ED RABEL

[Renowned West Virginia reporter and commentator Ed Rabel shares his thoughts on social media. Following are some of the important, unedited comments he has shared in the past few weeks.]

“I have decided to treat Trump for the joke he is. As Sigmund Freud theorized, by turning something threatening into a game, we rob it of its power over us. In this way, play transforms a passive experience into an active one, allowing us to gain mastery over a threat.

“We liberals give Trump way too much importance by parsing every tweet and speaking about him in hushed tones. It’s easy to feel powerless by the deluge of depressing headlines. But by subverting his authority even in subtle, silly ways, we loosen his herculean grasp on us.

“Who’s with me? All together now: ‘Little Donnie Duck is a quack, quack, quack!'” LOL

              PRESIDENT DONALD TRUMP

 


“During ‘Made in America Week,’ Trump’s Mar-a-Lago Club applies to hire 70 foreign workers…

“The for-profit club, where President Trump spent numerous weekends this spring, asked permission to hire 15 housekeepers, 20 cooks and 35 waiters because it says it cannot find qualified Americans for those jobs.”


“Trump doesn’t understand that Robert Mueller is not a contractor, he’s in a civil litigation dispute with, someone he can intimidate and wear down and threaten and bleed out.

“Bringing in another New York deal maker, “The Mooch,” won’t help him understand the existential threat he faces in Washington from Mueller.”


“When Trump lies that millions of votes were cast illegally for Clinton in 2016, he betrays an insecurity that stems both from his personality and from knowing that most Americans wanted someone else to run the country.

“If Trump had begun his administration by reaching out to Democrats on a plan to rebuild the nation’s infrastructure, he may have had a chance to confuse, if not divide, the opposition. Instead, he decided to wage a relentless battle against the federal bureaucracy and the news media–which comes off as defensive instead of confident.

“Any chance Trump has to gain majority support and get reelected probably depends on changing his behavior. That is a difficult task for any politician, much less an inexperienced one in his 70s. The knowledge that millions of Americans consider his 2016 victory undemocratic and illegitimate could render it impossible.”


 “Seems to me that by declaring he can pardon anyone, including himself, Trump is admitting that he and his family and aides are guilty of crimes against the state and against the American people including, but not limited to, treason.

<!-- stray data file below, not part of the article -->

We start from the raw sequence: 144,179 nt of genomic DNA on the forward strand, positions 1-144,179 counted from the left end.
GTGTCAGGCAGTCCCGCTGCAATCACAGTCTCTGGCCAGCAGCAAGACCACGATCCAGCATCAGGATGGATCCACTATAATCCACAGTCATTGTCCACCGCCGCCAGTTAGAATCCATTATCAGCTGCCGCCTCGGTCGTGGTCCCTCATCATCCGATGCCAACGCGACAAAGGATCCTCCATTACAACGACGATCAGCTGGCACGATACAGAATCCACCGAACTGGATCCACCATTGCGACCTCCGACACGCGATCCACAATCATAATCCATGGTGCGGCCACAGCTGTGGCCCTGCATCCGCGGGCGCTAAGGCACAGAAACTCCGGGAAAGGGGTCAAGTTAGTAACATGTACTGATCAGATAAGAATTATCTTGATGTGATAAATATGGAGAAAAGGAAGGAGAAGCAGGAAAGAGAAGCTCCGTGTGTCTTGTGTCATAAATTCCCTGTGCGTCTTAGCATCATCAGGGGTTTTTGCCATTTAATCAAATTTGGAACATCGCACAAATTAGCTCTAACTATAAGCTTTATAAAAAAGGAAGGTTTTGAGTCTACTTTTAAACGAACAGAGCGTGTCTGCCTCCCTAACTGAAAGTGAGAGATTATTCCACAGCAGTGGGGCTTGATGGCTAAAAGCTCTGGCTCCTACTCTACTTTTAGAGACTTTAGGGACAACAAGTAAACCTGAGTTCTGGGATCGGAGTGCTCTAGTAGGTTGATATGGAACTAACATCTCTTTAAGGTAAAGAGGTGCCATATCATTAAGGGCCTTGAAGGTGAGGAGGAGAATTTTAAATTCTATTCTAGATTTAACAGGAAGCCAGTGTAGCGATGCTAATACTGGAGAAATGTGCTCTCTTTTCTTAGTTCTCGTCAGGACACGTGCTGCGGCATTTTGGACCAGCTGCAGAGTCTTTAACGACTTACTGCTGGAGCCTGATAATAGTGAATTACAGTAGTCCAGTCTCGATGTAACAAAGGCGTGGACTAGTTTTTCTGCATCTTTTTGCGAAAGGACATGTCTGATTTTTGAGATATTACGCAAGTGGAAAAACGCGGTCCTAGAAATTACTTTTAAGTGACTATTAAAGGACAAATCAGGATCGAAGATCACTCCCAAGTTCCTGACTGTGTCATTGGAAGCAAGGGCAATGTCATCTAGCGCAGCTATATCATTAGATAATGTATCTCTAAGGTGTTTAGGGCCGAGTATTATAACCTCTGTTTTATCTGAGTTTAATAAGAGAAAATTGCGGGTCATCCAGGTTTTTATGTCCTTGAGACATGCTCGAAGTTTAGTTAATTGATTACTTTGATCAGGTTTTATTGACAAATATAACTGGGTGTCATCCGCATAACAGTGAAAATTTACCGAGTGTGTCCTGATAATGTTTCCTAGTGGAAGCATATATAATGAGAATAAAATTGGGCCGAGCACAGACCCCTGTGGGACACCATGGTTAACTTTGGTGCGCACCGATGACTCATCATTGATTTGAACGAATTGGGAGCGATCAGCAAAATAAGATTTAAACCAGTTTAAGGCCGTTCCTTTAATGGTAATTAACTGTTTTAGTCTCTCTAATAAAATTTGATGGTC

“That his followers do not care that they voted for and continue to support him and his criminal administration is a very sad commentary on who they are for continuing their support of him and who we are standing by, meekly, to permit our government –our country- to fall in the hands of a traitor.

“That many millions of Trump’s followers–diehard fans of Donald Trump–subscribe to the now discredited theory of SOCIAL DARWINISM cannot be denied. Their white supremacist mantra, racism and bigotry have their roots in this late 19th century clap trap. Their belief in Trump, the ‘strongman’ or tin-pot dictator comes out of the conviction that liberalism is weakness and only the fittest should survive. Their campaign to deny health care as a right of all citizens is rooted in the madness that sick people who can’t pay should be allowed to die. Like their master, Donald Trump and his ilk, they are yesterday’s people.

“When Trump says, ‘Let’s Make America Great Again,’ he means let’s bring back the racist policies of the past that were the rationalization for Anglo-Saxon or Aryan cultural and biological superiority.

“Social Darwinism, the theory that persons, groups, and races are subject to the same laws of natural selection as Charles Darwin had perceived in plants and animals in nature. According to the theory, which was popular in the late 19th and early 20th centuries, the weak were diminished and their cultures delimited, while the strong grew in power and in cultural influence over the weak. Social Darwinists held that the life of humans in society was a struggle for existence ruled by ‘survival of the fittest,’ a phrase proposed by the British philosopher and scientist Herbert Spencer.

“The Social Darwinists–notably Spencer and Walter Bagehot in England and William Graham Sumner in the United States–believed that the process of natural selection acting on variations in the population would result in the survival of the best competitors and in continuing improvement in the population. Societies were viewed as organisms that evolve in this manner.

“The theory was used to support laissez-faire capitalism and political conservatism. Class stratification was justified on the basis of ‘natural’ moral attributes such as industriousness, temperance, and frugality. Attempts to reform society through state intervention or other means would, therefore, interfere with natural processes; unrestricted competition and defense of the status quo were in accord with biological selection. The poor were the ‘unfit’ and should not be aided; in the struggle for existence, wealth was a sign of success. At the societal level, Social Darwinism was used as a philosophical rationalization for imperialist, colonialist, and racist policies, sustaining belief in Anglo-Saxon or Aryan cultural and biological superiority.

“Social Darwinism declined during the 20th century as an expanded knowledge of biological, social, and cultural phenomena undermined, rather than supported, its basic tenets.”